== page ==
Why gentrification is all my fault – and why it should be your fault too

I started playing the ukulele in 2007. I blame myself.

Gentrification has indeed happened and continues to do so. I am so utterly frustrated. I am angry at the Tory party, for destroying communities over the past few decades. The idea of community does not fit into the Tory agenda.

I recently read a jovial article on how shops with minimal signage are the scourge of society and gentrify neighbourhoods and that they should be mocked. It also said such shops are in long affluent areas making the article pointless. Design moves on, I remember colour changing lights in bars during the noughties being a thing. It was just a thing, that happened. Get over it.

I opened my shop in Camden Stables market in 2008 and built my business up from very little. One could argue my shop was unnecessary and pointless, but it was creative and personal to me. I started selling jewellery made out of Lego and t-shirts made out of old duvets. I took up the Ukulele, played the odd show terribly and without much skill and enjoyed the alternative club scene which I have seen subsequently destroyed through losing venues such as the Ghetto, the Astoria, and I’m sure many many more. I think I speak on behalf of the LGBT community when I say we miss these small businesses and regret their closure.

2016 needs to be the year we turn the attention on why gentrification happens, rather than blaming businesses that open up because people have entrepreneurial skill and want to make a living. People open businesses and people make stuff; this is the backbone of our economy, we pay tax, buy stuff, and promote the country as somewhere to be proud of and trade with creatively. This is something that should be encouraged and applauded. Even anti capitalist artists and campaigners have to buy eggs, and they do, I’ve watched them turn them into an Eggs Benedict.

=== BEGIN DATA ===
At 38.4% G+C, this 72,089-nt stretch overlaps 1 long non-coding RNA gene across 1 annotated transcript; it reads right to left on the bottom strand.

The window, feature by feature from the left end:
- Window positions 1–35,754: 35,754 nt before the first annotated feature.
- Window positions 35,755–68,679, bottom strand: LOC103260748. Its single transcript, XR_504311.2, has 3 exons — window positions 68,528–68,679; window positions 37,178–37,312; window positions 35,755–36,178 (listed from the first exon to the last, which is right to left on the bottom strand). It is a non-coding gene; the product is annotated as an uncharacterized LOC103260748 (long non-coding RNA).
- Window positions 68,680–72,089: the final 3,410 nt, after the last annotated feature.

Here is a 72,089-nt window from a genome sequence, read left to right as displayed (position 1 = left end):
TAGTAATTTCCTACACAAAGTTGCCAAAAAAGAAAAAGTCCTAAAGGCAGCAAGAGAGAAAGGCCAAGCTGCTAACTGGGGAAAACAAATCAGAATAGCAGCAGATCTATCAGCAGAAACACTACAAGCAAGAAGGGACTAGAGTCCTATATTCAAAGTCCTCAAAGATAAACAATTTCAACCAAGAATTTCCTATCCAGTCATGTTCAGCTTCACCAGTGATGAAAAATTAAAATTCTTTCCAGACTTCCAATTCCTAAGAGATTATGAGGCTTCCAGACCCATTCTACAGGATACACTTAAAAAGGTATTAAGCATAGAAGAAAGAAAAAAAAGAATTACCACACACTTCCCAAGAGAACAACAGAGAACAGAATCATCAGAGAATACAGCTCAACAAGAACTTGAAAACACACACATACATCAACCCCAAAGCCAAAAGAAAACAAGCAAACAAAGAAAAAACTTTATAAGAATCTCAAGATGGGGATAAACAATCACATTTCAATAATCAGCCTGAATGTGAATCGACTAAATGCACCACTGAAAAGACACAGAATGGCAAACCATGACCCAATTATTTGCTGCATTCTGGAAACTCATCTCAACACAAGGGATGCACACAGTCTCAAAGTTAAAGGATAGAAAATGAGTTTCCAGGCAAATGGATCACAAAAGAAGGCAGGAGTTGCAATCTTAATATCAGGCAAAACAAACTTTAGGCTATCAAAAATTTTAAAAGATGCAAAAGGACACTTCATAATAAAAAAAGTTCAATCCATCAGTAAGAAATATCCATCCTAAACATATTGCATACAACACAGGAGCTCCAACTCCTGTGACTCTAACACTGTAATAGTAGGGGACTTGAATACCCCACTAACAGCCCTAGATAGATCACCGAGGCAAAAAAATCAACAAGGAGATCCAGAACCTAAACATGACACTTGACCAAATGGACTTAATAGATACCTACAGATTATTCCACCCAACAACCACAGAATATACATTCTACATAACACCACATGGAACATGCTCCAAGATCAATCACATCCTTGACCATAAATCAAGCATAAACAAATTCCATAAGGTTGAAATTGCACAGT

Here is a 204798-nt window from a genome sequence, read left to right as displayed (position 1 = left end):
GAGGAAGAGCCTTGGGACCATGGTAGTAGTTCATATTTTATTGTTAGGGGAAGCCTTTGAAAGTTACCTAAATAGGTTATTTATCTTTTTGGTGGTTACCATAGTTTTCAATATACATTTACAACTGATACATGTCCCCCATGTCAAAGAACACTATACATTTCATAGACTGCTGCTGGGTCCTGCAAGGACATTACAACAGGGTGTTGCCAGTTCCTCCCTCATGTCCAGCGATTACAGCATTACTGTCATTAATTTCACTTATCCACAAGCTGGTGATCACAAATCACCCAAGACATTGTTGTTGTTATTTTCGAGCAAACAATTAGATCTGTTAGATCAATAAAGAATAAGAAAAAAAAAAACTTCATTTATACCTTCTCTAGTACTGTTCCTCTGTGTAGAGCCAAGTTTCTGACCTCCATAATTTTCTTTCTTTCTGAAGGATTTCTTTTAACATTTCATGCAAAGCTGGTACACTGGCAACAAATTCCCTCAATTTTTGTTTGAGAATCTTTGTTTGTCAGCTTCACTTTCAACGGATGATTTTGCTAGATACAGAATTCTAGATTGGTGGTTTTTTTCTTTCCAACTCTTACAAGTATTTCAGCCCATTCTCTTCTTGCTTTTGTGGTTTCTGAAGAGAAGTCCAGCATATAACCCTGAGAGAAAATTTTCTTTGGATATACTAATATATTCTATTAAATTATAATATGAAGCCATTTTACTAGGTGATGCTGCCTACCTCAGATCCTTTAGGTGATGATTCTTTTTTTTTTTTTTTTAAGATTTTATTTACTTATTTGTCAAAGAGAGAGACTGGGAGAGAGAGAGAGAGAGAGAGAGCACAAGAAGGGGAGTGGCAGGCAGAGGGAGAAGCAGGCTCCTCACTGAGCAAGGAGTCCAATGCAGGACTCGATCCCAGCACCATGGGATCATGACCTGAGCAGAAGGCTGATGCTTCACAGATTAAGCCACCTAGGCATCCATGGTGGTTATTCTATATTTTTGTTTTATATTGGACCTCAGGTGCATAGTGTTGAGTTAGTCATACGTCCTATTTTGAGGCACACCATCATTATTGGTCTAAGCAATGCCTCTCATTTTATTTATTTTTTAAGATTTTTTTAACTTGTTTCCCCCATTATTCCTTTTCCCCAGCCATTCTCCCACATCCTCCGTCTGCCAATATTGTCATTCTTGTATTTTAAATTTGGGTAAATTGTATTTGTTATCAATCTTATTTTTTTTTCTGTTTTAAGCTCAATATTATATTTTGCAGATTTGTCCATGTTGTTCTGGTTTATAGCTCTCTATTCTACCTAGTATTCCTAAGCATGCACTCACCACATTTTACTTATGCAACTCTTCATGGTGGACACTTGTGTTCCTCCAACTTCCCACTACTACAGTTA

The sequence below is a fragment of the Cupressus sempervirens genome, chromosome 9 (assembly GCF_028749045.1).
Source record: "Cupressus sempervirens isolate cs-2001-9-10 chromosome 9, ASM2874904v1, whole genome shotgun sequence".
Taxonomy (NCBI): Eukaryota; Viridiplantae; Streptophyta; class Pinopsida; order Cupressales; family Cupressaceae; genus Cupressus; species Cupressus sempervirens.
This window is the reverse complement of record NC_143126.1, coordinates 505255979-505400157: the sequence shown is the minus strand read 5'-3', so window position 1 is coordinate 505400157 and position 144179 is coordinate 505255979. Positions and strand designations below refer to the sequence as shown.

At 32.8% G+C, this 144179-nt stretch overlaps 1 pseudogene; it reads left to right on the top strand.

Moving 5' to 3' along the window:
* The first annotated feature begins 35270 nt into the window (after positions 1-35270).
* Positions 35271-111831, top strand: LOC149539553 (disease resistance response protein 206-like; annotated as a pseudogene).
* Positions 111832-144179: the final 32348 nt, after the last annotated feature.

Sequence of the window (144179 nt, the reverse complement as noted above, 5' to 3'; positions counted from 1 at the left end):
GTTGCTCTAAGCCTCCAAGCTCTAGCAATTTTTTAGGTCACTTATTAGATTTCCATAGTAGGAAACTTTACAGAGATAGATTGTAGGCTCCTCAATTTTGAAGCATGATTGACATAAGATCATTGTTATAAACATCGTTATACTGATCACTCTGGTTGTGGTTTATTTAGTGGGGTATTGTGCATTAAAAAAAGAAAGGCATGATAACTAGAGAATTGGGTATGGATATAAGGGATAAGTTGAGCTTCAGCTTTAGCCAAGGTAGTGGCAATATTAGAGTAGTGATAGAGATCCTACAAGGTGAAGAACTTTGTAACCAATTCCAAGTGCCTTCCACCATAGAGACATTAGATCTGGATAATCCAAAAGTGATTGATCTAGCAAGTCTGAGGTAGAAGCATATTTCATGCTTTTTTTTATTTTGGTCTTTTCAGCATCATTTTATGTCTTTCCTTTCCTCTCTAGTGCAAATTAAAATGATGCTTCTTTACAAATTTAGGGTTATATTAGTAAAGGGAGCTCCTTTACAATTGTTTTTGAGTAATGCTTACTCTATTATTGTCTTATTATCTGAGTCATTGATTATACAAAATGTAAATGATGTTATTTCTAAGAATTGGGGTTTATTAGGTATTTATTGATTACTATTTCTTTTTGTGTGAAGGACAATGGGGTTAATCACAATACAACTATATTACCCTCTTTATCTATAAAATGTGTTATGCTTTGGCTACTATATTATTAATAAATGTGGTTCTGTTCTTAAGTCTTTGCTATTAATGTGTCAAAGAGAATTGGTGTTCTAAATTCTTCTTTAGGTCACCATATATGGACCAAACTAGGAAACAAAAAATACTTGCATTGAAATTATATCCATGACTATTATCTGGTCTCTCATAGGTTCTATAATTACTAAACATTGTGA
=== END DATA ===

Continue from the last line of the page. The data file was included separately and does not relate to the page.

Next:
• Let’s not forget the creative industry make£8m an hour for the United Kingdom.

If you want gentrification to curb then campaigning against people buying stuff is not a feasible idea, practically nor fiscally. You’re potentially asking the creative industries to leave the country, as creative as you think you are as an anti capitalist, you are asking every creative person that does something and all of the team around them to not be welcome. What you are doing is in fact destructive and controlling.

Something that I came across on my Facebook today was ‘ OH and don’t go shopping’

Modern society brings choice, and that’s going to have its side effect being ‘want’ and ‘desirability’.

How about we build some more houses in the right places where people will live in them, for the right price. I’m not going to use the word ‘affordable’ until the Tory government accept it as an actual realistic thing, and then rent them out or sell them to key workers such as nurses and other members of the community that in reality keep the country going.

In London, we fail to assess and appreciate the social aspect of niceness. We mostly ignore the idea of the cafe or bar as a social space as an acceptable idea because it might have a gimmick or different signage, but we need perspective on what a cafe is. The alternative is enjoy the corporate idea to thrive to take a control of our streets and spaces.

Let us take control of some of the unused commercial spaces? Let’s turn them into hubs supporting the creative industries alongside the prestigious and fantastic university culture we proudly admire, or the schools we want to support? Ultimately making money to contribute to the economy and showing young people that you being an entrepreneur doesn’t necessarily mean you’re a wanker.

Oh and if this does go ahead, don’t let me play the Ukulele in your ‘pop up', I’m shit at it.

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